lum problems were not to be ap-
praised by the committee nor were
recommendations on the direct
improvement of curriculum to be
made. This is because, theoretical-
ly, all new ideas on curriculum
come through the undergraduate
and graduate committees,
THE FACT that the committee
did not directly concern itself with
a critical approach to curriculum
was an important source of the
watered-down content which ap-
peared in the report. Instead of
meeting squarely the area most
important for an evaluation to
consider, the committee dealt in
peripheral issues, going all around
the problem but never hitting at
the center.
Another reason which likely ac-
counts for a lack of imagination
was the committee policy stated
in the preface to the report: If
"the committee did not agree with
a suggestion or did not feel it
should take action" it omitted it
from its list of new ideas. Thus
rather than sampling, organizing
and commenting upon, but at least
presenting, views of the faculty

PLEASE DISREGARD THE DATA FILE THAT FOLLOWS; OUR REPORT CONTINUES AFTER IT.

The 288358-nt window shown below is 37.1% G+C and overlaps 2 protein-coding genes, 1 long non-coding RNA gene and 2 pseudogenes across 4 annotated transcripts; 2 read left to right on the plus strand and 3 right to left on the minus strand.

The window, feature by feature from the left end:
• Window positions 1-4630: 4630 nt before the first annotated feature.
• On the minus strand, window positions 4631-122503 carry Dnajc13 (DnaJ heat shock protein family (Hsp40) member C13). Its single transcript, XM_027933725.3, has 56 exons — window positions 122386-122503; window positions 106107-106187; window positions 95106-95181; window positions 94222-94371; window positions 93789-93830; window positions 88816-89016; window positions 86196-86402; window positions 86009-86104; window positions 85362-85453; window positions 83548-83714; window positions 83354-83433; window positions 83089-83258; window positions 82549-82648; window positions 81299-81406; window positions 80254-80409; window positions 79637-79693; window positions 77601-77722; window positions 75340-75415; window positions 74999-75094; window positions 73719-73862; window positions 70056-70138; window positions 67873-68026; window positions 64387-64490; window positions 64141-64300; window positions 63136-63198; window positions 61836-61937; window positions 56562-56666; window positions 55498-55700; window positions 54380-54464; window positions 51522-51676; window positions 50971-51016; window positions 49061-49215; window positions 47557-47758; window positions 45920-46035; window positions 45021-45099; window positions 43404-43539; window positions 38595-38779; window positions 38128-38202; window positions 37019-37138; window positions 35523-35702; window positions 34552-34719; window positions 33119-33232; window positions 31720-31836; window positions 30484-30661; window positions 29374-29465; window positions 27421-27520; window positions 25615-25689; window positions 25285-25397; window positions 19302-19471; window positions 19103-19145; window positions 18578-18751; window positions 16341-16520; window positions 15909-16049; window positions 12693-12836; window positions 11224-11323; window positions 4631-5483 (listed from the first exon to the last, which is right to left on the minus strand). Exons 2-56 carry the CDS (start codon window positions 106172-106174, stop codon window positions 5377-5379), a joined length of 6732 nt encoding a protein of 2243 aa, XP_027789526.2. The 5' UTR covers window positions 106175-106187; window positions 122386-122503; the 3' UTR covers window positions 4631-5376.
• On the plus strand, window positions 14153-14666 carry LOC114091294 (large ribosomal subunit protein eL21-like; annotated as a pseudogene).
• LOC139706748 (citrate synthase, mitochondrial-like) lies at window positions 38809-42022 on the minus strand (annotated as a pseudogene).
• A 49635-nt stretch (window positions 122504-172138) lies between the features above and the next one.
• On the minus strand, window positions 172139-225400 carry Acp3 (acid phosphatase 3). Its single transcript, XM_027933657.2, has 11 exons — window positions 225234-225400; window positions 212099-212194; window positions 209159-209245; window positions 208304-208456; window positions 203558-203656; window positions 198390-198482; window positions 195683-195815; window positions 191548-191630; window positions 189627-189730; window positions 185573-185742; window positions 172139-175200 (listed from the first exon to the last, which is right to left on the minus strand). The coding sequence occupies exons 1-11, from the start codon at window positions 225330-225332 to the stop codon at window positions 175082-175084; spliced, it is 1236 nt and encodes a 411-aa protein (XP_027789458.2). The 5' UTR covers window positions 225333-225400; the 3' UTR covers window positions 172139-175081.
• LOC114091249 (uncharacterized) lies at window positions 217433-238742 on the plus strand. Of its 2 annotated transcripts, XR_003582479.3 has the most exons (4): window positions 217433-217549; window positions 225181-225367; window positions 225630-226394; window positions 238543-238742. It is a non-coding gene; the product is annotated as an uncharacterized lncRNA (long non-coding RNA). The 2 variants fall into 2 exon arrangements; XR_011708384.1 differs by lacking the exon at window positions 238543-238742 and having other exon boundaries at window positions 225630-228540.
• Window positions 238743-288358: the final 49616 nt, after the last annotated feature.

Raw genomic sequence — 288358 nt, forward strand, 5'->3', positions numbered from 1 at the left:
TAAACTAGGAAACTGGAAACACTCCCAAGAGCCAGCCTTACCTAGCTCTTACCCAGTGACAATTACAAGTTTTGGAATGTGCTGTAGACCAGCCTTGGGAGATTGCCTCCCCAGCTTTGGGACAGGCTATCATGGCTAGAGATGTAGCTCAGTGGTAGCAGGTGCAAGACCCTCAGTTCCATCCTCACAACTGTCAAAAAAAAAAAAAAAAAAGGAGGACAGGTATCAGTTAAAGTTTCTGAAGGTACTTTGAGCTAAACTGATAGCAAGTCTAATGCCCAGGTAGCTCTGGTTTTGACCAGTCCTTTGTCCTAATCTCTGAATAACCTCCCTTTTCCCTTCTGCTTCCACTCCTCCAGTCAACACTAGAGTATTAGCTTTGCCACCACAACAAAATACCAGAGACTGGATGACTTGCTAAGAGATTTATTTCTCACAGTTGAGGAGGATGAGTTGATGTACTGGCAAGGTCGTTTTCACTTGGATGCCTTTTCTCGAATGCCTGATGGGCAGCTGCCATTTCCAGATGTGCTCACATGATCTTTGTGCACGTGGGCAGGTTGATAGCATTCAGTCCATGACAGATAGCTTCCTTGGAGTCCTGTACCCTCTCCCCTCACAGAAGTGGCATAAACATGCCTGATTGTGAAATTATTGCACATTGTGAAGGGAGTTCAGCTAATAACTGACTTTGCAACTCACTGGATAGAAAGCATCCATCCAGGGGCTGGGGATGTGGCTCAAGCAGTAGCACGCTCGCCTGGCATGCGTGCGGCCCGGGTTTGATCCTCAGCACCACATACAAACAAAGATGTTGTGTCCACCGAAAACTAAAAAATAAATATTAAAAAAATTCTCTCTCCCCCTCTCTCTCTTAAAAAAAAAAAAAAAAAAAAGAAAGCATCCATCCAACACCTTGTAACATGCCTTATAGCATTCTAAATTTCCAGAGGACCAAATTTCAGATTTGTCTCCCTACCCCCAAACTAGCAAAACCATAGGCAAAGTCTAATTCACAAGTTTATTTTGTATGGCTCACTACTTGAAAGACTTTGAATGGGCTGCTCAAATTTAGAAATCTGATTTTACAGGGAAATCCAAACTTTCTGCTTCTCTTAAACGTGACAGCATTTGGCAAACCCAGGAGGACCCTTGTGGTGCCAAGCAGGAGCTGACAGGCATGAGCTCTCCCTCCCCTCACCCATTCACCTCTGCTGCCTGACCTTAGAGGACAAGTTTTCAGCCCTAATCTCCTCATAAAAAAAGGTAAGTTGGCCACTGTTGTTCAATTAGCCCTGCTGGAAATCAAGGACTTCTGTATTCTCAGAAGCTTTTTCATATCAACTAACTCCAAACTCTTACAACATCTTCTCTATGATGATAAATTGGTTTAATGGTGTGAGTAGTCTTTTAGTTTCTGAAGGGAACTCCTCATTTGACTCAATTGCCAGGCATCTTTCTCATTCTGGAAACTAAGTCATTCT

and administration, the group ex-
ercised a private little system of
censorship according to its own
THE VERY concept of a group
of five professors making "recom-
mendations," for all phases of the
education school is not fruitful.
Rather than acting as a sieve,
straining out the presently un-
workable, radical or otherwise un-
acceptable ideas the groupshould
have organized and published all
of the views on major issues it
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--Stan Bidlack, '67
(Letters to the Editor should be
typewritten, double-spaced and not
longer than 500 words. The Daily
will not print letters without the
writer's name except under very un-
usual circumstances. The editors
reserve the right to shorten and
edit any letter according to their
POLITICALLY irrelevant people
have made a success of politics
from time to time, and John Glenn
should not be damned out of hand.
A special objection, however,
springs from the origins of his
fame. The astronauts were type-
cast by NASA and the services:
all were good test pilots with some
engineering training, all were
splendid physical specimens and
clean-cut American types. All were
conventional in their backgrounds,
their marriages and their views.
It is as if they had been selected
for the image of orthodoxy they
would project before the public.
t Std SCREENED, and ruling out
the improbable flowering of latent
political perspicuity and independ-
ence, Glenn cannot be expected
to offer much in the way of cour-
ageous and original thinking in a
period when the country faces the
most dangerous dilemmas at home
and abroad.
In the Democratic primary,
moreover, he faces Stephen M.
Vnuna who. desuite his 74 years.

s.OI ''. ,a . rt ,i ' , ,